Utah couple learned recovery from porn addiction is possible

Published: Friday, Sept. 24 2010 9:00 a.m. MDT

Today, 47 percent of families in the United States report that pornography is a problem in their home, according to the National Coalition for the Protection of Children & Families, an Ohio-based nonprofit organization working to promote Christian values.

It is no surprise considering the breadth and reach of pornography. According to Enough is Enough — a Virginia-based nonprofit organization formed in 1994 to make the Internet safer for children and families — worldwide pornography revenue is estimated to be more than $97 billion dollars, with $13 billion of that spent in the United States. The porn industry in the U.S. rakes in more money than ABC, NBC and CBS combined. Every second, 28,258 viewers are looking at pornography and 372 Internet users are typing adult search terms into search engines. Every 39 minutes, a new pornographic video is made in the United States, according to Enough is Enough.

Todd Olson, a licensed clinical social worker and program director of the LifeSTAR network, said despite the gloomy statistics, there is great reason to hope.

"Recovery is possible if the person works hard, is transparent — which includes honesty — and they keep battling," Olson said.

Didn't speak about it

Steven Croshaw was about 6 years old when he first found a pornographic magazine in his brother's chest of drawers. "I remember very distinctly, when I found it I knew that it wasn't right, but I looked at it. It was something so different from anything I had ever experienced before."

Steven took the magazine to his mother. He told her where he found it. "She thanked me, I guess for giving it to her, but we didn't talk about it. It was something we never talked about, in fact."

After that he stumbled across other magazines. "I would look at them. That was the last time I ever gave them to my mother."

As he grew, Steven became more involved in pornography. "I occasionally spoke about it with friends who participated in the behavior. But I didn't speak about it with church leaders. I didn't speak about it with my teachers at school. It was just something I did privately."

Steven said the more he viewed pornography privately, the more he withdrew publicly.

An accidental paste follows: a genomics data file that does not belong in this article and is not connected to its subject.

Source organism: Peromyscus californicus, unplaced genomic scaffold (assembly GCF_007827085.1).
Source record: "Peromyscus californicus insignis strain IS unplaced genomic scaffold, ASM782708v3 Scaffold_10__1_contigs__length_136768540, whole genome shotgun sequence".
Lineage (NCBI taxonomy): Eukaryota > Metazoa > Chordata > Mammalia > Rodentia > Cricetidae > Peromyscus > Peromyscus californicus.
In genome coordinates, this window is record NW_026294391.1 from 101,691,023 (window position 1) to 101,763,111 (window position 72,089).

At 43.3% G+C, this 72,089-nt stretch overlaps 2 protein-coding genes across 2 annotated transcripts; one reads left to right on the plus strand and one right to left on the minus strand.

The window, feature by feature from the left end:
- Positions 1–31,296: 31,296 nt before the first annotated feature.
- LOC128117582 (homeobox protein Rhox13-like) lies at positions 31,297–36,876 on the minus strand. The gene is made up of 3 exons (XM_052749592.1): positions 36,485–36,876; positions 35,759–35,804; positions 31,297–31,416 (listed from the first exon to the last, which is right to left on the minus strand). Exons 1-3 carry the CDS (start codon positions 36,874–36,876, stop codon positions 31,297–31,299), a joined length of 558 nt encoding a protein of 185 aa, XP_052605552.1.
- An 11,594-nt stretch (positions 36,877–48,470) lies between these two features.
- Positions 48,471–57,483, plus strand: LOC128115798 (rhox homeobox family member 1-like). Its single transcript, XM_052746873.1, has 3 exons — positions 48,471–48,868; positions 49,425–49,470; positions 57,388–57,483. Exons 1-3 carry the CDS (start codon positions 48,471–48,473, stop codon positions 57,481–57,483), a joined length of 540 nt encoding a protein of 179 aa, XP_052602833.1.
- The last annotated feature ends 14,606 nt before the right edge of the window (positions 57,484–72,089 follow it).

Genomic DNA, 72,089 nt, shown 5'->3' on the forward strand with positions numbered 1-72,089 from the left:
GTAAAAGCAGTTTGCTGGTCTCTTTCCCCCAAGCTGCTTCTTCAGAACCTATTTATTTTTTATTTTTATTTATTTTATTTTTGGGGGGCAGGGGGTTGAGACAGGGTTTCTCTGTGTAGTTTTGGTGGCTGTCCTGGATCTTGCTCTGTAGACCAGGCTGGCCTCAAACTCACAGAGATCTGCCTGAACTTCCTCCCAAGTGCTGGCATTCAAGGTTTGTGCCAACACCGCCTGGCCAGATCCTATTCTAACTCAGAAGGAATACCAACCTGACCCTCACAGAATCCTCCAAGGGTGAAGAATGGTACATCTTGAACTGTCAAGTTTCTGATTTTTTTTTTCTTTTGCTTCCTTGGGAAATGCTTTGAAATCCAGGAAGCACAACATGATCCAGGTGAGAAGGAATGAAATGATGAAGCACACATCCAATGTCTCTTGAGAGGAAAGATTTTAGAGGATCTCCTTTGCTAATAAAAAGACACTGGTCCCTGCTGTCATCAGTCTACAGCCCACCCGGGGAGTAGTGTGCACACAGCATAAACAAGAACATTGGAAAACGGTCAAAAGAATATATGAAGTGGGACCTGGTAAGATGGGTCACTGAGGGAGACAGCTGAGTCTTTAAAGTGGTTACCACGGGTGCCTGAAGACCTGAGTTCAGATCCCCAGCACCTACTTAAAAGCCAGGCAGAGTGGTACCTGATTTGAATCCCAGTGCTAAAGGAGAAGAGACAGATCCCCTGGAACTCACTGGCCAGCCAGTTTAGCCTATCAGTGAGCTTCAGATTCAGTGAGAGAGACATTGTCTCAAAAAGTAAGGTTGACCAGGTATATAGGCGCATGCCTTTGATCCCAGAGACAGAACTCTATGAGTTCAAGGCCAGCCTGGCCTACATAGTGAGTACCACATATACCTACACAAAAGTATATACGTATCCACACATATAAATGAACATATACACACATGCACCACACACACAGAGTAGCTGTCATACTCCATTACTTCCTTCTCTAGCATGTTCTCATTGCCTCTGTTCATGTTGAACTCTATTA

Ultimately, he left college, found a job and moved to Montana.

That is where he met Rhyll.

"I brought into the marriage this behavior and I didn't tell my wife about it," he said.

A new reality

Donald L. Hilton, a medical doctor specializing in neurological surgery in San Antonio, Texas, is author of the book, "He Restoreth My Soul," a blend of scientific and spiritual advice for overcoming a pornography addiction.

"Can a person completely heal?" says Hilton, speaking of individuals devastated by pornography use. "The answer is unequivocally yes."

He calls pornography as addictive as any drug. "Is it destructive?" he said. "Absolutely."

Recent science, he added, has vindicated those who, for years, have noted that natural addictions, such as compulsive pornography use and drug addictions, behave the same. "Now we know that functionally and physically they are very much the same," he said.

"In the past we'd look at sexual addiction and say, 'Well, it's a behavioral thing we should just stop.' Why don't they stop? Why don't they think about it a little bit, change their behavior, pray harder and quit? Some are able to do that. But a majority find that, like a yo-yo, the forsaking part is very hard to accomplish and they go back."

That's because overcoming compulsive pornography often requires professional help, he said.

"Unfortunately, many who struggle with pornography and sexual addiction will go to multiple leaders and seek spiritual help and that's important but, with an addiction, it's not enough," he said.

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